When Fred Miller woke up on the morning of Friday, the 13th day of January 2006, he couldn’t have known that this would be his last day on Earth. Despite the enemies he had made over the years, and even though, in a moment of paranoiac weakness, he had recently confided to his closest friends that someone might be out to get him, he never seriously imagined that he’d wind up dead, staring down at the wrong end of a gun.
But sadly, regardless of what the fun-loving fanatic of the psychedelic rock band, the Grateful Dead, may or may not have been thinking, there he was, slumped over in his car, shot down and taken from this world in the prime of his life.
Just over two years later, Frank Newlan, an equally free-spirited, music-loving, wannabe songwriter in his own right, couldn’t have known that a jury duty summons, a routine day at the local courthouse, would alter the course of his life in such a profound way.
Nevertheless, time marches fatefully on in its own uniquely relentless way, and thus, by theoretical extension, where Fred Miller’s story ends, Frank Newlan’s story begins; a story that includes the trial of the man who was accused of orchestrating Miller’s murder; a story that includes a zealous doorman who worked at Newlan’s condo complex and who had ties to a mysterious radical sect; a story that includes the return of a woman from Newlan’s distant past.
And improbable though it might sound, these seemingly separate but somehow related events would converge into one great big Bermuda’s Triangle of a storm which would send Newlan spiraling helplessly into the teeth of the devil.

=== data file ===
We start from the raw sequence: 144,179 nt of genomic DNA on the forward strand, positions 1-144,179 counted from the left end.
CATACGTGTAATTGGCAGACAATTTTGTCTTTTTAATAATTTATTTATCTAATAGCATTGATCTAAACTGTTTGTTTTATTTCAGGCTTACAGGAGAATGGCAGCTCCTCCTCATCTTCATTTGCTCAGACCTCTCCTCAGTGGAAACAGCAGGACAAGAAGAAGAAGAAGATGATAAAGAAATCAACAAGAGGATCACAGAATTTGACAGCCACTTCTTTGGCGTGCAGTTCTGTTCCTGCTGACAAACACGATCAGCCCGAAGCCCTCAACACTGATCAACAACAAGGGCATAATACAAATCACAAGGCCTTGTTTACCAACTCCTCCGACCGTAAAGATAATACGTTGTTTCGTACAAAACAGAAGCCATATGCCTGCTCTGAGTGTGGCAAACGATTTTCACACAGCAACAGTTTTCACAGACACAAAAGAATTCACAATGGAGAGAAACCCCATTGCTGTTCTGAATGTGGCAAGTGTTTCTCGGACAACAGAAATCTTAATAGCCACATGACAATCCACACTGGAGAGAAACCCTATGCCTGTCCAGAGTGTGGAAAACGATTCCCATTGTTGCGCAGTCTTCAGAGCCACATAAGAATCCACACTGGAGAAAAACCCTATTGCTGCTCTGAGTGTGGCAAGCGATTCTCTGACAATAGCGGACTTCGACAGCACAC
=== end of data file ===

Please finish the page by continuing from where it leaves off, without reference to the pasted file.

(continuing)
For like Fred Miller and countless others before him, Newlan suddenly found himself faced with a truckload of difficult decisions which were impeding the placid road ahead of him; weighty choices that, if made haphazardly, could have serious, perhaps even deadly, consequences.
And if this weren’t bad enough, as the trial progressed, Newlan found himself being forced to reluctantly piece together the inconceivable certainty that was taking place before his very eyes. It was a staggering conviction of the heart which was being painstakingly constructed by the attorneys in the case. It was an unimaginable truth. It was a mind-boggling reality. However, it was not, in any way, shape, or form, a precept of innocence or culpability. But rather, it was an ominous connection of the dots which irrevocably linked Newlan’s life to Fred Miller’s death. It was an increasingly eerie set of similarities which bound Newlan’s future to Fred Miller’s past. And yet, despite their likeness, Newlan remained stubbornly unconvinced of the defendant’s guilt.
Newlan’s world was being turned upside down, and in his foreboding mind, the tumultuous upheaval which had overtaken his existence suspiciously coincided with his selection to serve as a juror on this sensational murder trial. And furthermore, it seemed that the more he learned about Fred Miller’s life cut short well before its time, the more he began to fear for his own safety, both consciously and in his vibrantly horrific dreams. But despite his suspicions he couldn’t have known that he was rocketing down the same path to extinction that took Fred Miller. Or could he?
You see, Newlan occasionally suffered from unfiltered bouts of psychic visions, and so as far as he was concerned, his fortuitous connection to Fred Miller was more than just a coincidence.
No, for Frank Newlan, the congruity in their lives signaled a clairvoyant phenomenon which foretold his own fate; a fate that tells a story of life and death; a story of love and hate; a story of relationships both failed and successful; a story that can only be told…from the eyes of a juror.